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In the DVD commentary to the pilot episode of Buffy The Vampire Slayer, Joss Whedon refers to Alysson Hannigan as “our queen of pain,” adding that he and the other writers on the show quickly learned that whenever they made anything bad happen to Willow, the audience would feel it like a kick to the gut. Bullet is this season’s queen of pain. Let’s keep things in perspective here. This is still a show about murdered children. At least three children whose faces and names have become familiar to the audience are missing for part or all of tonight’s episode. And the previous episode faded to black on a cliffhanger ending, with the heroine at the mercy of an armed and desperate man. The first half of “Try” is a tense, exciting thriller about a seasoned detective who’s been taken hostage by a fugitive who may be planning to commit suicide by cop, while the guys back at the station slowly catch onto what’s happening and then scramble to try to catch up.


But the big dramatic moment, the one with the biggest potential impact on the characters and long-term ramifications for how future events may play themselves out, comes when Bullet lies to Holder and tells him that Pastor Mike is with Lyric in the woods. Holder assures Skinner that Bullet’s word is golden, and urges him to throw all the manpower at his disposal into a search of the area, thus ensuring that resources will already be stretched too thin when everything turns on a dime and it turns out that Pastor Mike is, in fact, out on the road menacing Holder’s partner. Nobody knows where Lyric is, and at this point, no one could possibly care less about it than Holder does. He’d also be able to hold his grief pretty well in check if a crane were to fall on Bullet, the lying, treacherous little shit.

When we met Bullet at the start of the season, she had nothing, aside from the friendship of Kallie. Kallie has been missing for a while now, and while Bullet certainly cares about that, the apparent disappearance of Lyric drives that item straight off the top of her priorities list. The main thing she’s gained since the season started is the friendship of Holder, who, as a gainfully employed member of the Seattle Police Department, is in a position to do her a lot of good, if he were to be so inclined. When she lies to him, ultimately hindering the search for Linden and making him look ridiculous in the bargain, he yells at her that they’re not friends at all. He doesn’t look as if he’d be inclined to piss on her if she were on fire. It’s like seeing Butch tell Sundance that he never liked him, not even a little, and by the way, Ella has told him some hilarious stories about his bedroom technique.

Leaving aside the vexing question of what the hell Bullet thinks she’s doing, the first half of the episode is a nail-biter, with some good exchanges between Linden and Pastor Mike, who emerges from the back seat of her car, gun at the ready, while the cops have the area lit up like Times Square on New Year’s Eve. He tells her to drive. She asks where he wants to go. “Away from the lights,” he hisses. (Later, after he’s told her the story of his life—he says that he got in trouble only for getting too involved with his work, taking an underage girl into his home and trying to “detox” her—she makes the mistake of thinking that things are softening up between them and asks, “Do you mind if I have a cigarette?” “Yes, I do,” comes the reply. “Your car already smells like an ashtray.” In the end, Pastor Mike is in custody and Linden is being plied with takeout food by Holder. But before that happens, Linden tells Pastor Mike that she lost her son in a custody battle with her ex-husband—“I ran out of money first.”—and then confesses that, in truth, “I let him go. I didn’t know how to tell him, this is all I’ve got. I can’t give you any more. This is what I am.” This is useful information for the viewer, and she’d probably eat her gun before she’d admit this to Holder.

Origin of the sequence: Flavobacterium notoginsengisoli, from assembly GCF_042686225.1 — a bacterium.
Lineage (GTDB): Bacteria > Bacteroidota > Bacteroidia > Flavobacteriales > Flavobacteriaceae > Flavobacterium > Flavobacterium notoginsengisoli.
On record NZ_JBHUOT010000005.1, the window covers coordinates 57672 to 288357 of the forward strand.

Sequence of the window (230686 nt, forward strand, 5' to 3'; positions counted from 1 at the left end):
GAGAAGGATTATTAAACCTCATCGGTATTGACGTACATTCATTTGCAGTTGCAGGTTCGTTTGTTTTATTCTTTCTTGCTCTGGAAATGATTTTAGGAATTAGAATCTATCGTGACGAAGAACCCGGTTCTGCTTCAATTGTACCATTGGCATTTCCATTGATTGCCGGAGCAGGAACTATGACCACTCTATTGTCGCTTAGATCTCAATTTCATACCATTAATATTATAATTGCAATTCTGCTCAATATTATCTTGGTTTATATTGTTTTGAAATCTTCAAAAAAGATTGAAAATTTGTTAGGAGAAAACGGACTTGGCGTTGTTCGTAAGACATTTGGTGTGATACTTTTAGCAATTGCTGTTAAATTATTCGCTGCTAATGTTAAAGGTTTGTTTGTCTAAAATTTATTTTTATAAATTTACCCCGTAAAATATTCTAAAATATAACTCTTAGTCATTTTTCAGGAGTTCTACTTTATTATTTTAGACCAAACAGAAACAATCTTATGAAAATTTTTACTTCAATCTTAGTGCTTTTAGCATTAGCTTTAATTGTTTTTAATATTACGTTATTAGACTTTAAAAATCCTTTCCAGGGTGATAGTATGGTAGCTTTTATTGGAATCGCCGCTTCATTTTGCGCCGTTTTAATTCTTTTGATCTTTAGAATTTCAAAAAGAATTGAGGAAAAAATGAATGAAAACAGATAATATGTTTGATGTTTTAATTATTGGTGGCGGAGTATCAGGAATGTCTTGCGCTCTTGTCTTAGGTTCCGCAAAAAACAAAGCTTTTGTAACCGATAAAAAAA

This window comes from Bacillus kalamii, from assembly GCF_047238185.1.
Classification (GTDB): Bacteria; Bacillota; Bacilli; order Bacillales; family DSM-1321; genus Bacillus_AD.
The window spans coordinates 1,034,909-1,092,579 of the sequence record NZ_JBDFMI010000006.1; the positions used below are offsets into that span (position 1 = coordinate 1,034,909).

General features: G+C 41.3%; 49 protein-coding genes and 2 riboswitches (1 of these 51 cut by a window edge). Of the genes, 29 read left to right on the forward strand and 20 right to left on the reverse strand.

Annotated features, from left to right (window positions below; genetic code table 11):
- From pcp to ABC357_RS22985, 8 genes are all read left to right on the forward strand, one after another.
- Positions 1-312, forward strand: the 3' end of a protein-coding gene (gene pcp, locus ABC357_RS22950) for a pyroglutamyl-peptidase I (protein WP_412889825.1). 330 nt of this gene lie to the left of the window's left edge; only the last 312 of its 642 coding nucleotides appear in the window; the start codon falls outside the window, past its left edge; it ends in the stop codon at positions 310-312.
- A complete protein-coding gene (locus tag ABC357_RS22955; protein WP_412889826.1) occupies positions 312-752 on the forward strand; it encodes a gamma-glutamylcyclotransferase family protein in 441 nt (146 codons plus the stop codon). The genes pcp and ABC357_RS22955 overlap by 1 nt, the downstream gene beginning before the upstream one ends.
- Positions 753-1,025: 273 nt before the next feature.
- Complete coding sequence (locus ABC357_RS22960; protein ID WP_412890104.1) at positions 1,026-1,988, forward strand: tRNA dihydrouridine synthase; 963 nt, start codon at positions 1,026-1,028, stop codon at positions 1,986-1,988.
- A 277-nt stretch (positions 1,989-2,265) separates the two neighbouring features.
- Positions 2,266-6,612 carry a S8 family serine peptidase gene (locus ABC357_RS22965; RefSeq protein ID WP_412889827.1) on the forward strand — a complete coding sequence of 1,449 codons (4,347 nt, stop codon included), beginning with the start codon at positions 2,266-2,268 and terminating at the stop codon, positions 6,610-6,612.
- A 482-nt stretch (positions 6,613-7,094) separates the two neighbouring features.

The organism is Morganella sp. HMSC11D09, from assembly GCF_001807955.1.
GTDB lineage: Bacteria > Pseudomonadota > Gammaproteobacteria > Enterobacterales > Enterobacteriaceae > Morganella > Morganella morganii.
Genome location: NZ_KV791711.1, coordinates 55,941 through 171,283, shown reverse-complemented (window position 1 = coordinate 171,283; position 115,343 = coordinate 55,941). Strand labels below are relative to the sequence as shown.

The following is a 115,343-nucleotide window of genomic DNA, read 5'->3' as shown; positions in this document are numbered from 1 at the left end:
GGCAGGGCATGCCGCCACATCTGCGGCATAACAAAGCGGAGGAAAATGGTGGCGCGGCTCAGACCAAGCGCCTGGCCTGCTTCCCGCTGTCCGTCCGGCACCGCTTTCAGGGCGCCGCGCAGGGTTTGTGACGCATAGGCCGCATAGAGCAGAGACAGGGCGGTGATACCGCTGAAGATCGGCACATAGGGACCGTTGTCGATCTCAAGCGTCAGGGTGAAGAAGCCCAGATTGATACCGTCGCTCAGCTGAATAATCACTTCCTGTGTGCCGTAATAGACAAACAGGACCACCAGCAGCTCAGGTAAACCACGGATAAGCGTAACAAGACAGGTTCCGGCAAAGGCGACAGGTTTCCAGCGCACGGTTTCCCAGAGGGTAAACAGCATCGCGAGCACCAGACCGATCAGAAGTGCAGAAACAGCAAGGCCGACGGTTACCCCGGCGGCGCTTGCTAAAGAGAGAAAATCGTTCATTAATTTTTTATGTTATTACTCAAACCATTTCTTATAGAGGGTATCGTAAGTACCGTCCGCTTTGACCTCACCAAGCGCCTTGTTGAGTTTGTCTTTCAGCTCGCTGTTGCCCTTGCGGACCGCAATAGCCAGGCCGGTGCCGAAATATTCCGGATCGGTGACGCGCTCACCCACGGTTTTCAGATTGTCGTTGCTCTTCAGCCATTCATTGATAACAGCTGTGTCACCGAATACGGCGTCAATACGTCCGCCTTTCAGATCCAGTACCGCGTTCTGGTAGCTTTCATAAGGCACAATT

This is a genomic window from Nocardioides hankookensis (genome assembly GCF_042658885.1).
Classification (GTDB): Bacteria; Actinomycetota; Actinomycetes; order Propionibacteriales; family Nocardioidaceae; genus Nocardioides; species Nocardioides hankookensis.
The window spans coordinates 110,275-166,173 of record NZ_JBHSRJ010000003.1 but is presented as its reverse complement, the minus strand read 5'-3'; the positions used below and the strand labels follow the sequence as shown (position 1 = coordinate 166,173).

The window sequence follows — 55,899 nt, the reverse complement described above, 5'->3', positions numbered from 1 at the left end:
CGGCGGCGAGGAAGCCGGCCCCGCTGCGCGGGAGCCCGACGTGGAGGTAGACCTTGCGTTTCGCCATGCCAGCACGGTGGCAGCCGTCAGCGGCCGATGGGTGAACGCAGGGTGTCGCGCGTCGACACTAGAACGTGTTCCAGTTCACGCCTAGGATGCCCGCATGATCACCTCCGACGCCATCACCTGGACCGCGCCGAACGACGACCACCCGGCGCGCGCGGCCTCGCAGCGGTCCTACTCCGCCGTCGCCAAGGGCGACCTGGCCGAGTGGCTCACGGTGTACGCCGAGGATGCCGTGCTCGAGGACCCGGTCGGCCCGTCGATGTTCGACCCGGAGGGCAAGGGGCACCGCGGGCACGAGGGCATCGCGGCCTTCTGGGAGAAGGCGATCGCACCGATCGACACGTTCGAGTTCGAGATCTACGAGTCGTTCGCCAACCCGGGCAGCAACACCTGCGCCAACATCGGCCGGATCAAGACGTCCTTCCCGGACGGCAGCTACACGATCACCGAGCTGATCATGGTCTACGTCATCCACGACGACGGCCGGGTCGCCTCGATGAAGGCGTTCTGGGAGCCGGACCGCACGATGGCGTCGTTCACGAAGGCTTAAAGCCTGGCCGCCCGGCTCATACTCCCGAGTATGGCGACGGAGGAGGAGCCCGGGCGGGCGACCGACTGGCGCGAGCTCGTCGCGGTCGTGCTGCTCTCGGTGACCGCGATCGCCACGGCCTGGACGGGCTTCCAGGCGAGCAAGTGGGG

At the end of the hour, Bullet has reached out to Holder, claiming to know the identity of the Pied Piper, and in the closing seconds, she appears to be in the killer’s cross-sights. Oddly enough, none of this is as upsetting as the scene in which Bullet finds Lyric, all safe and sound after a night spent working the street, and is told that they’re not a couple, they were never a couple, she’s with Twitch, and “I’m not gay, you know?” There are many plausible reasons for why things might have turned out this way, and maybe the show will expound on them later. For now, I’d probably rate this episode a notch or two higher if I were absolutely sure that the real reason is that the writers know what they’ve got in Bullet, and just couldn’t resist giving the viewers’ hearts one extra twist.


Stray observations:

  • One line between Pastor Mike and Linden sticks out, in the wrong way. She tells a story about how her son used to hide under the bedclothes to surprise her when she came home from work; The P.M. says, “Sometimes, the ones who hide are the ones who want to be found the most.” You can tell that when the writer came up with that, he could hear the words “And the Emmy goes to…” pealing in his ears.
  • I don’t want to say that this show sure does love its overcast, rain-cloud, “Did you forget to pay the light bill?” look, if only because it’s been said a million times, but when Pastor Mike and Linden get out of the car and he forces her to kneel at the end of the pier, I was distracted by thinking about how pretty Mireille Enos looked, with her face in close-up in the clear, early-morning sunlight. Two and a half seasons of this show, and this might be the first time that the camera has gotten a really good look at her.

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